I 'm sorting through some photographs, which is the most strenuous activity I am capable of in this heat. A certain amount of wrist action is involved in turning over the pictures, but I'm doing it languidly. Seeing all of these moments caught by the camera .jostles my memory, and even that much jostling takes energy. It's so hot!
The photographs are in a cardboard box. No attempt has ever been made to classify, label or categorize them. These are the rejects, the pictures that didn't make it into albums over the years. Does anybody throw snapshots, even rejects, away? I think there is an unspoken taboo against throwing images of loved ones into the trash, and your snapshots are generally of people you love, or used to love. Ouch. Sometimes all of this jostling hurts.
For the archives, I chose the photos I thought would represent my life in the kindest possible light. These are the "best-foot-forward" views of family and social life. All right, everybody, pull in closer together! Smile! Say cheese! Biff, you blinked, let's take it again.
Here we are on a picnic in the country, wading at the shore, climbing Baxter Mountain, gathered around a Christmas tree. If Bobby was attacked by yellowjackets, Aunt Pip got stung by a jellyfish, Cousin Mabel flew into a rage at Biff for pinching Minnie under the dining room table and if Dahlia got drunk on eggnog and lurched outside into a blizzard singing "When the Saints Come Marching In" at the top of her lungs - if such untoward events did in fact occur - and I'm not saying they did - you will not find them documented in this album.
Nor will you be likely to see the disorder of daily life: clothing and toys strewn around the house, ashtrays, beer cans, fighting or other signs of vice and debauchery.
Also, in my album, you will not see any unflattering pictures of me. Especially not those. Photographic excellence may be taken into account, but not at the expense of flattery. if I am choosing between a sharply focused photo of myself and a nice, blurry, misty one, I'll choose the latter every time. So much more romantic!
After all, which do you prefer - for yourself, I mean - justice or mercy? Stark realism is just fine for others, but in photos of myself I like subtlety and nuance.
This is silly, I know, because in real life I am in plain view most of the time; everyone can see me. But after I die, when the biographers come around looking for pictures, do I want them to find that one of me in the bathing suit that makes me look fat? I don't think so.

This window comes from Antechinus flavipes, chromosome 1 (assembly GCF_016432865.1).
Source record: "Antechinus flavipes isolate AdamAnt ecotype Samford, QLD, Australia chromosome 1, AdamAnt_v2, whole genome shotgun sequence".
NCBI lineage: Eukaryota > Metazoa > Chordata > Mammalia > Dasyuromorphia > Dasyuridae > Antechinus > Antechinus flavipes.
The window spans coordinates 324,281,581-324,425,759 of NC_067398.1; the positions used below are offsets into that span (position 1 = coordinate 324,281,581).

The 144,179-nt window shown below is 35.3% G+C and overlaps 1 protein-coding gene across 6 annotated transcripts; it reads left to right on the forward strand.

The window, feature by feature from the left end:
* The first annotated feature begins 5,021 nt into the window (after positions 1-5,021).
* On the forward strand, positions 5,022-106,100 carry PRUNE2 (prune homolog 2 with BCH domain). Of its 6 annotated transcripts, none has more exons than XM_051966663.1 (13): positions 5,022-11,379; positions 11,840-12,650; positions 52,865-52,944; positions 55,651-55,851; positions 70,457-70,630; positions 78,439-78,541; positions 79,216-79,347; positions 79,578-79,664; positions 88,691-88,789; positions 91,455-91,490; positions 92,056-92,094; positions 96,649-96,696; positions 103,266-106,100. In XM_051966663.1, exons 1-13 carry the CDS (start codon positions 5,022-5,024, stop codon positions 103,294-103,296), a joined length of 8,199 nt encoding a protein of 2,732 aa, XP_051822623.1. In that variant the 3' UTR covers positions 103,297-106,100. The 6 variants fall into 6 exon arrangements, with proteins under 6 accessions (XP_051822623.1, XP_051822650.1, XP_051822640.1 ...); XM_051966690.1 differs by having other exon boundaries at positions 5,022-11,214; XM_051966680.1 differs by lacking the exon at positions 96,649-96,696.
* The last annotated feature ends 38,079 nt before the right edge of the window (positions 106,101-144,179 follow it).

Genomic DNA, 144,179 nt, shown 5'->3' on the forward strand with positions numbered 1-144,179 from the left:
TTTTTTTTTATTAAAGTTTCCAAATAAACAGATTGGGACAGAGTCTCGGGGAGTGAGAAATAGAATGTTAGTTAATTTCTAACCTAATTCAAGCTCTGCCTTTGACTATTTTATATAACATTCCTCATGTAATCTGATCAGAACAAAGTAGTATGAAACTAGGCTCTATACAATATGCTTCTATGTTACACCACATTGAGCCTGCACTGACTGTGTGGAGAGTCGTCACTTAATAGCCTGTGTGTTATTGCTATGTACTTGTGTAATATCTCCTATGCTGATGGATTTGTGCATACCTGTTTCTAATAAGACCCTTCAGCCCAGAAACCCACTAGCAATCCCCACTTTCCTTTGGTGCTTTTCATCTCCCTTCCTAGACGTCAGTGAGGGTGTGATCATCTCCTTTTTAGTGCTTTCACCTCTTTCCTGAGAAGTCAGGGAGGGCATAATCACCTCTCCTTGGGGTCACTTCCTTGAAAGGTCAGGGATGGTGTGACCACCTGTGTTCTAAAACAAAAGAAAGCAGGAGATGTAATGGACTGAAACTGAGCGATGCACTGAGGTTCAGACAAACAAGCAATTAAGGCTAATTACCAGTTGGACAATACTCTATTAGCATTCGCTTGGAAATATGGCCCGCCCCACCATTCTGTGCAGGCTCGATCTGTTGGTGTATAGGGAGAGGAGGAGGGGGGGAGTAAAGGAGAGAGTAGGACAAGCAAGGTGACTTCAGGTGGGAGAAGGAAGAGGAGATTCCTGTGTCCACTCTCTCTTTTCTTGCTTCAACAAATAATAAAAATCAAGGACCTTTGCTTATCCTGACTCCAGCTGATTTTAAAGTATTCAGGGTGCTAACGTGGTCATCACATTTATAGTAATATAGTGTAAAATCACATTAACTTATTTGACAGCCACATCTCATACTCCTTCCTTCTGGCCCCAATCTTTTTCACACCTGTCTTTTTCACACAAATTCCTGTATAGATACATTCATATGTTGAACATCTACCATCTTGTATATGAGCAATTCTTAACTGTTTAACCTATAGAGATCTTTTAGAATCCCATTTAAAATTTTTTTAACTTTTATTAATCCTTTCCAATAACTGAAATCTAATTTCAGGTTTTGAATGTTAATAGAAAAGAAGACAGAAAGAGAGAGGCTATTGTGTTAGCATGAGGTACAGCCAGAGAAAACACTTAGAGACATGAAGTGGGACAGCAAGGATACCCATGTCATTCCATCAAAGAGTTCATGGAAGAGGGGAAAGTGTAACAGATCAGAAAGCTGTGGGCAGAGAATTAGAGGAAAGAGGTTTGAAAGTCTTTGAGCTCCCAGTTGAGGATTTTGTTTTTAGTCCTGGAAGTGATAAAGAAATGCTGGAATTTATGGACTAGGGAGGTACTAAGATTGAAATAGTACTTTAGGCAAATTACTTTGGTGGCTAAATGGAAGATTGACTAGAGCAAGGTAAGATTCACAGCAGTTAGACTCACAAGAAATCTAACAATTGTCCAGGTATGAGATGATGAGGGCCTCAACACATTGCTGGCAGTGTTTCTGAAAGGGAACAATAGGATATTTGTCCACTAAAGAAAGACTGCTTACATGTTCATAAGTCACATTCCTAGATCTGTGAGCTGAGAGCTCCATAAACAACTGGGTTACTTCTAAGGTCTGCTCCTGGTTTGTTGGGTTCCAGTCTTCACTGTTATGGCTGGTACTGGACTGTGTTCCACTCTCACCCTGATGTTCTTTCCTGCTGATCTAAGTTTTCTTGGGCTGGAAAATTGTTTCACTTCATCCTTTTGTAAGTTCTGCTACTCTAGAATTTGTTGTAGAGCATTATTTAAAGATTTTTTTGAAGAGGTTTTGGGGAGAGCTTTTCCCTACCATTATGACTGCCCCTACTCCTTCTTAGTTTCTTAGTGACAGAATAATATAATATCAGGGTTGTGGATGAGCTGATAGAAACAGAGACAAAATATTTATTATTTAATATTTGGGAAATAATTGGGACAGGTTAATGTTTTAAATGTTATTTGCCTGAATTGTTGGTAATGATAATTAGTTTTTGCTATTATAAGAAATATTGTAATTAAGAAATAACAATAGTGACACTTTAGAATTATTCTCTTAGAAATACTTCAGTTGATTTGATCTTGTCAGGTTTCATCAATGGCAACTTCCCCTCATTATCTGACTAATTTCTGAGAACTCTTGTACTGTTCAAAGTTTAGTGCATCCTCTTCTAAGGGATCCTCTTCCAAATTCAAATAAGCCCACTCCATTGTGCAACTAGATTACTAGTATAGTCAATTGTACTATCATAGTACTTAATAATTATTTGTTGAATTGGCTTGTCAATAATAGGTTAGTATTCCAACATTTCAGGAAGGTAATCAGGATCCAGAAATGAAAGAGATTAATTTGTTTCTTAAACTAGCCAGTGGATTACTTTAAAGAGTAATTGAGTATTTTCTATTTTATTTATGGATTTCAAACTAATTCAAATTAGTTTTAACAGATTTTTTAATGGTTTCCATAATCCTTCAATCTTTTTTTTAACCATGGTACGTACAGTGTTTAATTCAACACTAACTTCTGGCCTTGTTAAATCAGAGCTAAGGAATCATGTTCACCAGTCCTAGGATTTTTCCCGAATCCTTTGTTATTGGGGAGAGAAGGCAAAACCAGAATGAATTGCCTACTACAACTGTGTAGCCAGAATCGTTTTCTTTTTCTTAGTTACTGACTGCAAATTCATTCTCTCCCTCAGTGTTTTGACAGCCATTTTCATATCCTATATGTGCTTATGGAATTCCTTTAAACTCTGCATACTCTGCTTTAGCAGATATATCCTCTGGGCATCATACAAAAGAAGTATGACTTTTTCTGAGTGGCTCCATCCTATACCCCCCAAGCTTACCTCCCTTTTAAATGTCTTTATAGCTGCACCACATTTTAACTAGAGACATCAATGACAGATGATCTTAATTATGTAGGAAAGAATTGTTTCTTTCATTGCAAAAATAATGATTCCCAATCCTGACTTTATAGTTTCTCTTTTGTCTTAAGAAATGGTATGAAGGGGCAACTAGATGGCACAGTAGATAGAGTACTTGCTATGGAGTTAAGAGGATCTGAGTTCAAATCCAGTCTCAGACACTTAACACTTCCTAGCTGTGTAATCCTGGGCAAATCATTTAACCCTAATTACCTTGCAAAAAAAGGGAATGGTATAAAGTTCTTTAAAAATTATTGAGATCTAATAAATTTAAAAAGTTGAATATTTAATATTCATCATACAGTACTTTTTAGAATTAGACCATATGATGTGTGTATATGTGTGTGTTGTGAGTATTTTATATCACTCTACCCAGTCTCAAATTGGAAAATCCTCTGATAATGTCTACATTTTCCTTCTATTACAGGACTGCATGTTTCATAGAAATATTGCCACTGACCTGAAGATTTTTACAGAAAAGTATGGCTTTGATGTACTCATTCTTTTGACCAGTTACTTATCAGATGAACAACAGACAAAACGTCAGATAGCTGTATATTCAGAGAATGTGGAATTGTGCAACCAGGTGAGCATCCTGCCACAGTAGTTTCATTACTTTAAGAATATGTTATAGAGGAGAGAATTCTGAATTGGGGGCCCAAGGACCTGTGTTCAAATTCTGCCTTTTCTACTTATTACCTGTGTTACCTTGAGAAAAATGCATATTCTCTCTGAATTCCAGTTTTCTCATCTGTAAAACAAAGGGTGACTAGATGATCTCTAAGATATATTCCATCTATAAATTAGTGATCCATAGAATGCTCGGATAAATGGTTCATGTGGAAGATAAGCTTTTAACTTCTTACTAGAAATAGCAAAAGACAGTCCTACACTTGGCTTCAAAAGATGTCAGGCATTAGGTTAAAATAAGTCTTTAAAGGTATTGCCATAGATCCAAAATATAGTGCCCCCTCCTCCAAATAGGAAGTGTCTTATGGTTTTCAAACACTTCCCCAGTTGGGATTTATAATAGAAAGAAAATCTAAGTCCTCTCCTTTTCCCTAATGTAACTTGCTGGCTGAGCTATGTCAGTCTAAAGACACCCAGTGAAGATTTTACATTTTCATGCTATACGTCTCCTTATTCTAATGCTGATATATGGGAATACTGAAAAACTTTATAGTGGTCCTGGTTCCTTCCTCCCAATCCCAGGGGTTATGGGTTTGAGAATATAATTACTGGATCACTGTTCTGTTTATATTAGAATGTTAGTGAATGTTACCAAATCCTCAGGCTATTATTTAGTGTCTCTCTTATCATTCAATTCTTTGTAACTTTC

As I go through the box, I'm finding that I enjoy these rejects more than the pictures I considered album quality. They are more natural, more evocative of the way things really were. I'm listening to the radio as I come across a photograph of my old friend Tom Doezema and me. We are laughing so hard we can't sit up straight. I don't remember what was so funny that long-ago summer day, and Tom is dead now, murdered years ago by burglars in his apartment in Manhattan, so I can't ask him. Horrible. Horrible. Still, I smile when I think of him, smile as I look at his image. On the radio, the disc jockey is playing an old record.
When you dance you
go cha cha cha
And when you sing
you go la la la
And when you laugh
you go ha ha ha
You keep me happy
all the time.
The song is perfect for the moment, and if you know who recorded it, please tell me. This memory jostling can be bittersweet.
Here's a dilemma: Someone recently sent me a digital photo printout of my daughter, Molly, and me. It's a beautiful picture of Molly. She looks so happy and pretty! I, on the other hand, look lumpy and bleary, like some goofy hag.
As I stare at the picture, my young friend Darla walks in, and I hand it to her.
"Do you think this looks like me?" I ask her.
"Omigod!" she screams. "This is just so totally not you! it's, like, totally an optical illusion! It's a disfigurement!"
I really, really like Darla.
Well, I guess I should get going. It's so hard to move, though. It's so HOT!
Have a good week.